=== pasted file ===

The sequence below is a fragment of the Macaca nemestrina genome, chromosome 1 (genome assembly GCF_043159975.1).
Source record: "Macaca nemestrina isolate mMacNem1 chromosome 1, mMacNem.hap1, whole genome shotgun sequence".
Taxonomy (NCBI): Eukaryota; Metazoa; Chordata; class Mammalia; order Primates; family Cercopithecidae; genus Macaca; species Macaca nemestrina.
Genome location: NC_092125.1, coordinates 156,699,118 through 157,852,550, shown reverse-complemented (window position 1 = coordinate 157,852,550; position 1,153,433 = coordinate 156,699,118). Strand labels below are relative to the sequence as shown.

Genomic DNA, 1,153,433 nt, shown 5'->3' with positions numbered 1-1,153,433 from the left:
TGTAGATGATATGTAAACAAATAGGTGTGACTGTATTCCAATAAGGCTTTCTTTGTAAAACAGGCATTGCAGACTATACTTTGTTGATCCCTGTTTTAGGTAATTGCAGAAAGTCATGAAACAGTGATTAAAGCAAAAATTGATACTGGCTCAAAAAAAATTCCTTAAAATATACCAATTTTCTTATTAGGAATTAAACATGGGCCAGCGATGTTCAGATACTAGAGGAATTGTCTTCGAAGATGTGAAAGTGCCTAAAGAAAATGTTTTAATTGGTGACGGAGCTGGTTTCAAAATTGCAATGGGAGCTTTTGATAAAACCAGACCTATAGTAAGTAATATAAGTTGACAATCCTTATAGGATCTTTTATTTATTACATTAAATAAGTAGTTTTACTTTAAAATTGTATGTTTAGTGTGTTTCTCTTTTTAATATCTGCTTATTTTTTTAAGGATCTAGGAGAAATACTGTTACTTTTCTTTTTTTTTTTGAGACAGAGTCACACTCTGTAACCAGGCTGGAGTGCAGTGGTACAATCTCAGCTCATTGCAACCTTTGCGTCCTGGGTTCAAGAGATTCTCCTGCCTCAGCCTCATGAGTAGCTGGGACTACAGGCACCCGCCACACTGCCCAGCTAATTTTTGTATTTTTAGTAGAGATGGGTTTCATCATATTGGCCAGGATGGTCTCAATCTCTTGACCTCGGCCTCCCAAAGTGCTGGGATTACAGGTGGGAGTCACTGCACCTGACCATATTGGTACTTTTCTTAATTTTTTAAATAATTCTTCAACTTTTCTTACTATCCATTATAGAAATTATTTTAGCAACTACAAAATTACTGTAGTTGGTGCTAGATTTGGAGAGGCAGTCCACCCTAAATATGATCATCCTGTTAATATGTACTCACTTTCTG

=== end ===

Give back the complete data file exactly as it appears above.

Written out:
The sequence below is a fragment of the Macaca nemestrina genome, chromosome 1 (genome assembly GCF_043159975.1).
Source record: "Macaca nemestrina isolate mMacNem1 chromosome 1, mMacNem.hap1, whole genome shotgun sequence".
Taxonomy (NCBI): Eukaryota; Metazoa; Chordata; class Mammalia; order Primates; family Cercopithecidae; genus Macaca; species Macaca nemestrina.
Genome location: NC_092125.1, coordinates 156,699,118 through 157,852,550, shown reverse-complemented (window position 1 = coordinate 157,852,550; position 1,153,433 = coordinate 156,699,118). Strand labels below are relative to the sequence as shown.

Genomic DNA, 1,153,433 nt, shown 5'->3' with positions numbered 1-1,153,433 from the left:
TGTAGATGATATGTAAACAAATAGGTGTGACTGTATTCCAATAAGGCTTTCTTTGTAAAACAGGCATTGCAGACTATACTTTGTTGATCCCTGTTTTAGGTAATTGCAGAAAGTCATGAAACAGTGATTAAAGCAAAAATTGATACTGGCTCAAAAAAAATTCCTTAAAATATACCAATTTTCTTATTAGGAATTAAACATGGGCCAGCGATGTTCAGATACTAGAGGAATTGTCTTCGAAGATGTGAAAGTGCCTAAAGAAAATGTTTTAATTGGTGACGGAGCTGGTTTCAAAATTGCAATGGGAGCTTTTGATAAAACCAGACCTATAGTAAGTAATATAAGTTGACAATCCTTATAGGATCTTTTATTTATTACATTAAATAAGTAGTTTTACTTTAAAATTGTATGTTTAGTGTGTTTCTCTTTTTAATATCTGCTTATTTTTTTAAGGATCTAGGAGAAATACTGTTACTTTTCTTTTTTTTTTTGAGACAGAGTCACACTCTGTAACCAGGCTGGAGTGCAGTGGTACAATCTCAGCTCATTGCAACCTTTGCGTCCTGGGTTCAAGAGATTCTCCTGCCTCAGCCTCATGAGTAGCTGGGACTACAGGCACCCGCCACACTGCCCAGCTAATTTTTGTATTTTTAGTAGAGATGGGTTTCATCATATTGGCCAGGATGGTCTCAATCTCTTGACCTCGGCCTCCCAAAGTGCTGGGATTACAGGTGGGAGTCACTGCACCTGACCATATTGGTACTTTTCTTAATTTTTTAAATAATTCTTCAACTTTTCTTACTATCCATTATAGAAATTATTTTAGCAACTACAAAATTACTGTAGTTGGTGCTAGATTTGGAGAGGCAGTCCACCCTAAATATGATCATCCTGTTAATATGTACTCACTTTCTG